• The power of the Union over the administration of the State legislature also extends in cases of:
    • National Interest- Article 249
    • Emergency Proclamation- Article 250
    • Agreement between the States-Article 252
    • Legislation for International Agreements- Article 253.
  • The Administrative Relations between the Centre and the State are stipulated under Article 256-263. Certain important provisions laying down the relation between the Centre and the State are:
    • The dominion of the State executive depends upon its compliance over the laws made by the Parliament. On the other hand, the Central government has the obligation to direct the State government as when and necessary through laws and provisions as given in Article 256.
    • Article 258A postulates the power of the Governor of the State government to entrust certain functions to the Central Government. The power extends to any matter under the jurisdiction. The State Governor has the power to recommend the Central government under the consent of the Government of India. The provision of the State's power over the Union was thrusted in the constitution through Seventh Constitutional Amendment, 1956.
    • The power of the Union authority shall adjudicate in cases of water disputes between two states under Article 262. The Central Government shall adjudicate through the formation of a tribunal to determine the use and distribution of water between the two states. The power of the States to deal with the issues related to water dispute is enshrined in Entry 17, State List, Schedule VII. The power of the Centre in relation to the water disputes is vested in Entry 56, Union List, Schedule VII.

      In case of Tamil Nadu v. State of Karnataka, 1991[5], it was held that when the disputes between two states in concern to water distribution are recommended by the Central Government to a tribunal, in such cases the Supreme Court has no authoritative appeal. Through this the Central government finnlay resolved the long running Cauvery water dispute between the government of Tamil Nadu and the government of Karnataka.
    • The President may form an inter-state council to serve the public interest- Article 263.
      The Sarkaria Commission recommended and thereby laid the foundation of a permanent inter-state council in 1990. It comprises six union ministers of the Cabinet along with the Chief Ministers of all the states. The Council was reconstituted in 2019. The position of the chairperson of the Inter-State council was held by the Prime Minister of India.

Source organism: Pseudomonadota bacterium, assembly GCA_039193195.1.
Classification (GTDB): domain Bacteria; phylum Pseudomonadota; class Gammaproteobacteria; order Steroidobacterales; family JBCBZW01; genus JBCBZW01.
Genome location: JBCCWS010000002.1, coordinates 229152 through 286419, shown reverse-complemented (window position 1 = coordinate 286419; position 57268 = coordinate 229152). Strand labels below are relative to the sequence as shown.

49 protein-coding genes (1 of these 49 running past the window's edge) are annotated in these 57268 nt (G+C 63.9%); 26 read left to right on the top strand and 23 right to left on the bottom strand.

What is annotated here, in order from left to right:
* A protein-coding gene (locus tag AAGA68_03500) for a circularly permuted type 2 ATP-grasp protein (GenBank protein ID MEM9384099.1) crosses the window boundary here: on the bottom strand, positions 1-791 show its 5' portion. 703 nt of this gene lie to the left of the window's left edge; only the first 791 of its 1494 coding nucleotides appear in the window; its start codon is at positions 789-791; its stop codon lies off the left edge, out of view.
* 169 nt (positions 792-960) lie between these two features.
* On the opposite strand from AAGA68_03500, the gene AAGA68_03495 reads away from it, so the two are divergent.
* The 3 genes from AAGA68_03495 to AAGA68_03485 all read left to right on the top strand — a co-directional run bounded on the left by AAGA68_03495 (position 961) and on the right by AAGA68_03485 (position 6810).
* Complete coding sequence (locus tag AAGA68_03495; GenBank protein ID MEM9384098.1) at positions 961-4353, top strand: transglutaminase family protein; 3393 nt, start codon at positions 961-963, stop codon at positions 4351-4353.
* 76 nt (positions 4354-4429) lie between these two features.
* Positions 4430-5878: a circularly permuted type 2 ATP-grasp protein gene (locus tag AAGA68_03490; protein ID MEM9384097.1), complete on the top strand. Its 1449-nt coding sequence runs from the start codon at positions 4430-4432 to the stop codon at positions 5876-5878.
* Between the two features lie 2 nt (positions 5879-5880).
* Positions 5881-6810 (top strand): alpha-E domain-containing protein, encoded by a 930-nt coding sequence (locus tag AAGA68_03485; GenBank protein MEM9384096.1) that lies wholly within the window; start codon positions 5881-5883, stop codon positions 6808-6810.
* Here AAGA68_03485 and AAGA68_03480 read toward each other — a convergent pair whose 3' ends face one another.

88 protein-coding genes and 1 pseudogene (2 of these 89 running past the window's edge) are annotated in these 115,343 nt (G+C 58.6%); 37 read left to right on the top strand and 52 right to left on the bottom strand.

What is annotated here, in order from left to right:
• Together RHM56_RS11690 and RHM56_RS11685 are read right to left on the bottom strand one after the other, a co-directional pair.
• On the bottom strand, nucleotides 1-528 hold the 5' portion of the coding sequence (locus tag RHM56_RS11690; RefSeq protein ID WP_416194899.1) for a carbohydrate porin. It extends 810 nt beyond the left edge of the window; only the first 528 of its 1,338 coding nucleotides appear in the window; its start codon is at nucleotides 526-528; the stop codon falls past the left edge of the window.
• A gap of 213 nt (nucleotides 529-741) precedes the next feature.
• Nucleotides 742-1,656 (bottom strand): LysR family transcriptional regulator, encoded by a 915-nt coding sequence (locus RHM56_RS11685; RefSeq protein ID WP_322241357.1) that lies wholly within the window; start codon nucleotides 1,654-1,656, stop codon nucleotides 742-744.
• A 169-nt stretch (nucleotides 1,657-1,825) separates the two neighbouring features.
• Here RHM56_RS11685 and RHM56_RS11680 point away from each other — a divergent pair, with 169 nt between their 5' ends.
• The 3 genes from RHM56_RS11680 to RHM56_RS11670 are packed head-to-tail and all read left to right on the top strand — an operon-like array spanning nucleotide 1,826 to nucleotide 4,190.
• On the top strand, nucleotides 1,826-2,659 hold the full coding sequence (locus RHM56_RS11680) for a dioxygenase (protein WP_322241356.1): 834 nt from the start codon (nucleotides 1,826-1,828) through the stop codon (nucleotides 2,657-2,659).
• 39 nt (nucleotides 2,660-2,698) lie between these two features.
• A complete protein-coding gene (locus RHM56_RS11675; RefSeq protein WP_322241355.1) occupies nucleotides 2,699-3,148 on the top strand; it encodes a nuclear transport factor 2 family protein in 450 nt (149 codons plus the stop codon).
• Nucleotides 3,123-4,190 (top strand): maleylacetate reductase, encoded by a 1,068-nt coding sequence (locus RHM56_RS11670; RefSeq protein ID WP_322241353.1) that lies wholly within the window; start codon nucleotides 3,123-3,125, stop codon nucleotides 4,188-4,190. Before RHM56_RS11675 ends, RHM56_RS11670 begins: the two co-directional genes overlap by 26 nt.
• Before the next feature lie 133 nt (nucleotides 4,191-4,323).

• Financial Relations- Article 264-281 deals with the distribution of the Revenue between the Centre and the State:
    • Certain duties collected and appropriated by the State but levied by the Union such as stamp duties- Article 268
    • There are certain taxes which are imposed on the States but are collected and appropriated by the Union such as estate duties on fares and freights.
    • The Union collects or levies certain duties. However, the same amount is shared between the Central and the State government- Article 270
    • The Centre has the autonomy to levy taxes from the subjects of the Union List
    • On the other hand, the State has the discretion to levy taxes from the subjects of the State List.
    • While, both the State and Centre has the power to levy taxes from the subjects mentioned in the Concurrent List.
    • Article 267(1) provides the Centre the power to establish a Contingency Fund which is known as “Contingency Fund of India”. Sums shall be deposited from time-to-time. The fund would be at the disposal of the President for its usage at times of unforeseen expenditure.
    • Article 267(2) provides the State legislature the power to form a Contingency Fund for the state. The same shall be at the disposal of the Governor of the State to meet the unforeseen expenditure and circumstances. Amount of money shall be paid in the fund to maintain a considerable amount of sum in the Fund.
    • The formation of a Finance Commission was laid down under Article 280 under Finance Commission (Miscellaneous Provisions) Act of 1951.